Central to its development are two components: the pedestrian promenade that encircles the district and the green commons that are spread across it. The 1.4km elevated walkway allows direct access to surrounding sites while doubling as a dyke to protect the area from flooding. The commons not only provide lush greenery and recreational spaces for residents but also enhance the area’s biodiversity and efficiently manage rainwater runoff.
sla wants to demonstrate that water management isn’t limited to ugly swales and pits; it can encompass beautiful parks and human-scaled spaces too. “We’re showing all the benefits of implementing a strong, nature-based design,” says ceo Mette Skjold. “The project can act like a prototype for how to think, plan and develop the surrounding area.”
With the rise of photorealistic architectural renders, one might have thought that the need for physical model-making had fallen by the wayside. But, judging by the behaviour of visitors at the Rome workshop of Marco Galofaro, this isn’t the case: here guests find it hard to resist the urge to pick up one of the model-maker’s miniature buildings. “Go ahead,” the bespectacled Galofaro tells monocle, as a smile breaks out on his face. “It’s a sign that we are doing things right if people’s first instinct is to want to touch the piece.”
Trained as an architect, with stints working at the studios of Peter Eisenman in New York and Massimiliano Fuksas in Rome, Galofaro decided that he preferred working with his hands to drawing up blueprints. In 2002 he set up Modelab to collaborate with architectural firms and artists in need of well-made mock-ups of their designs to impress clients. “A model is the first time that an idea takes physical form so you want to ensure people are engaged with its design,” says Galofaro, as he reaches for a wooden maquette of a tower designed by Jean Nouvel. The model-maker typically uses a different colour scheme to the one requested in the plans to better highlight forms and details.
Models are made using a range of different materials, spanning hand-cut mdf boards to resin-based 3D-printed objects but the human touch is never lost in the process. “Too often the plasticity of models gets in the way,” he says. “You need to give them warmth and depth.” He demonstrates by reaching for a thin, flat brush and applying liquid bitumen to wood to give it an aged effect before reaching for jars of sand and earth that he has collected to show how he makes terrain and roads on models.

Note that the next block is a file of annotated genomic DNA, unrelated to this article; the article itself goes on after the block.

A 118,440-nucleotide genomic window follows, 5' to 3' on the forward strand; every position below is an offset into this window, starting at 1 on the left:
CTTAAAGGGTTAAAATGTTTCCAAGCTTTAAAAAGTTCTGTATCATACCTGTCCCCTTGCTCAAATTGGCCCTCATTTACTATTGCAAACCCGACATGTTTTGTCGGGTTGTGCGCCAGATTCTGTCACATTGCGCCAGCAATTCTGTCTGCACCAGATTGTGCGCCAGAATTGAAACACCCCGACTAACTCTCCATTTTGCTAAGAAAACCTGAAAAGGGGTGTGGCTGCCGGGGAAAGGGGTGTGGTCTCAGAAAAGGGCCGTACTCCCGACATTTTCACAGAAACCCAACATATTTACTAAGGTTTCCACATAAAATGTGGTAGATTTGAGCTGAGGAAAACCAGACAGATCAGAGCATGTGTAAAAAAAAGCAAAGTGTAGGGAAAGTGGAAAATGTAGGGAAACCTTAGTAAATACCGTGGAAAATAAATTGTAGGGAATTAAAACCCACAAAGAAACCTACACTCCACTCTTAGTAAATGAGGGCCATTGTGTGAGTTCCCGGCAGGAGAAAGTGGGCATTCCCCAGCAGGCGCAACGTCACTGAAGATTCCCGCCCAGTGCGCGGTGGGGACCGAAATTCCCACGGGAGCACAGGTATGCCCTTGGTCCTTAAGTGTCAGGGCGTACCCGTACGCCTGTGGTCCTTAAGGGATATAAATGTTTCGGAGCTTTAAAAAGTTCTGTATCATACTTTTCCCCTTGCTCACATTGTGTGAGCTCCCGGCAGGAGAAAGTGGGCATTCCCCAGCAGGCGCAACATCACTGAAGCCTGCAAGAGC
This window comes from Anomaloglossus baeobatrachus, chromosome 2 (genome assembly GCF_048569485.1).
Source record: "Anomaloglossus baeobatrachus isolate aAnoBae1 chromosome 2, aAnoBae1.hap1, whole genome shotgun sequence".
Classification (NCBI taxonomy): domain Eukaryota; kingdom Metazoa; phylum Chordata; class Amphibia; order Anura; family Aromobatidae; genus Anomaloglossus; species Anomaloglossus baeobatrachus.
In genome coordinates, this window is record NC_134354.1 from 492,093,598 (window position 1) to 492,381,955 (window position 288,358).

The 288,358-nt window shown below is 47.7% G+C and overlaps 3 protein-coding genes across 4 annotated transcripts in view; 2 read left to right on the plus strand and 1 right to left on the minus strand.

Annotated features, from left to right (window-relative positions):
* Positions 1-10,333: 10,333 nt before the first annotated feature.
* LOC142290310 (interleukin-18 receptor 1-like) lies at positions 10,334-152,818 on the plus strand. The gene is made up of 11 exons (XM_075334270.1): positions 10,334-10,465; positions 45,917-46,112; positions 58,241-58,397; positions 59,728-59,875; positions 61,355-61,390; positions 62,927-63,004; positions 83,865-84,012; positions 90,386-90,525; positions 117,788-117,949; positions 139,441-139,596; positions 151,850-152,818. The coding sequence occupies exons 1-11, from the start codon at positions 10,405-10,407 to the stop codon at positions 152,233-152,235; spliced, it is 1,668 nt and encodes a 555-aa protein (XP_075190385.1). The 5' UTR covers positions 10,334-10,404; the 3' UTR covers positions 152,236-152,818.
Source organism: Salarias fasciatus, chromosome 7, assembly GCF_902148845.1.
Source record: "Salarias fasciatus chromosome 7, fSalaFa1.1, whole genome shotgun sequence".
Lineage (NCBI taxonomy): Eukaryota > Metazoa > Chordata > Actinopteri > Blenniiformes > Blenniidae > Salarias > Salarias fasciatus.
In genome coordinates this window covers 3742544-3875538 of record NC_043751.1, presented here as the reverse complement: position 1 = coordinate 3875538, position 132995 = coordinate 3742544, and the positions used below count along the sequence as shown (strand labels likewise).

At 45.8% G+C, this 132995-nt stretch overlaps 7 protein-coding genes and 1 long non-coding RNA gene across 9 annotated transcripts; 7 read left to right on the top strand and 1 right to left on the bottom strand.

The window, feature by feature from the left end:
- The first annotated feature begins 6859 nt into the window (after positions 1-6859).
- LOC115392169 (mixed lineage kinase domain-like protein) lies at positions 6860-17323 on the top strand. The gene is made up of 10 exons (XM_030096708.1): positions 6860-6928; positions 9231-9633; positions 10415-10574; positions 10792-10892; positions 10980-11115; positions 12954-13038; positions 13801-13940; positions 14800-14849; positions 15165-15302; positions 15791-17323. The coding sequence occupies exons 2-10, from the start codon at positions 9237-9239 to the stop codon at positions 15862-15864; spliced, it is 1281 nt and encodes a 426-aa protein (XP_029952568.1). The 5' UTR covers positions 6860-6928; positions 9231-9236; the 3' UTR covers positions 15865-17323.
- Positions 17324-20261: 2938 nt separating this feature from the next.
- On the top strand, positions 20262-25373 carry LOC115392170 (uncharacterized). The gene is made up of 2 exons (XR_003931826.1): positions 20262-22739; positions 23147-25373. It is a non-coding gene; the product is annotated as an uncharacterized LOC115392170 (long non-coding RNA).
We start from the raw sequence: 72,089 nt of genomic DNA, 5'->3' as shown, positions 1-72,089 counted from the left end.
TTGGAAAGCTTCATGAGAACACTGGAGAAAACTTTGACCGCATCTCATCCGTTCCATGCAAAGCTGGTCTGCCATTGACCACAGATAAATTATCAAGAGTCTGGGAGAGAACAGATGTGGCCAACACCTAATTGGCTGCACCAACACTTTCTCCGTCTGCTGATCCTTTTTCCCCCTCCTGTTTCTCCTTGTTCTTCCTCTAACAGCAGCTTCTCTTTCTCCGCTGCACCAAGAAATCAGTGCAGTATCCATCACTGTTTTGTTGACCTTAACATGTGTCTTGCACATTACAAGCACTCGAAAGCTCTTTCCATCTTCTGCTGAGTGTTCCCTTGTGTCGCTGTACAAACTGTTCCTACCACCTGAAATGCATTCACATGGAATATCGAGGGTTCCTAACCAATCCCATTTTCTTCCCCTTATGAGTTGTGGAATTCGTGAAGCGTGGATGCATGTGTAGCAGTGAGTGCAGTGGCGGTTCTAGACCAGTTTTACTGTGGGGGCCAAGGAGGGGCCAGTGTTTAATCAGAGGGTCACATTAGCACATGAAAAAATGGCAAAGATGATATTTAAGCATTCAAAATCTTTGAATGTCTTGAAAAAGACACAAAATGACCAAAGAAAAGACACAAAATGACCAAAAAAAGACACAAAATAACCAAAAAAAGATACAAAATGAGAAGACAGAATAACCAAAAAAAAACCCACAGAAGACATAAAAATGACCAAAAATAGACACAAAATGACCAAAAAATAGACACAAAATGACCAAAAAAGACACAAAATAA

When monocle visits, Galofaro is completing a model of a Riyadh housing project. To finish the landscaping, he adds tiny packets of glycerine-preserved foliage bought from a supplier in Puglia who caters to clients making nativity scenes. His meticulous approach has earned him important commissions, including an ongoing collaboration with Lebanese architect Lina Ghotmeh. One fan is Chilean artist Alfredo Jaar, whose site-specific installation for the 2013 Venice Art Biennale was built by Galofaro. “If you can dream it,” said Jaar of the collaboration, “Galofaro will make it real.”
Government-backed promotion of art and design is key to the preservation of many traditional, less commercially lucrative means of production. It’s work to which the Korea Craft and Design Foundation (KCDF)is dedicated. Case in point: its recent Shift Craft exhibition in Milan, which showcased objects made by 20 Korean creatives.
The selected cohort provided contemporary takes on crafts including ceramics, metalwork, woodwork, mother-of-pearl and woodburning. monocle’s pick of the bunch is a series of rulers by Sungyoul Park. The Daejeon-based artisan, who was a finalist in the Loewe Craft Prize and specialises in the Korean ottchil lacquer technique, made three lacquered wooden rulers finished with mother-of-pearl and gold leaf. It’s work that neatly blends art and design, and shows the potential for traditional crafts to be applied to the making of modern items.
“In the same way that mankind formed unique cultures in different environments, it also developed unique ways of creating with regionality and cultural characteristics,” says Shift Craft art director, Byung-jun Koo. “This work underlines Korea’s unique sense of beauty in its diverse permutations.” And it might just point to the future of craft in the country too.
photographer: Mikkel Eye, Christoph Haiderer. image: Korea Craft & Design Foundation, Alamy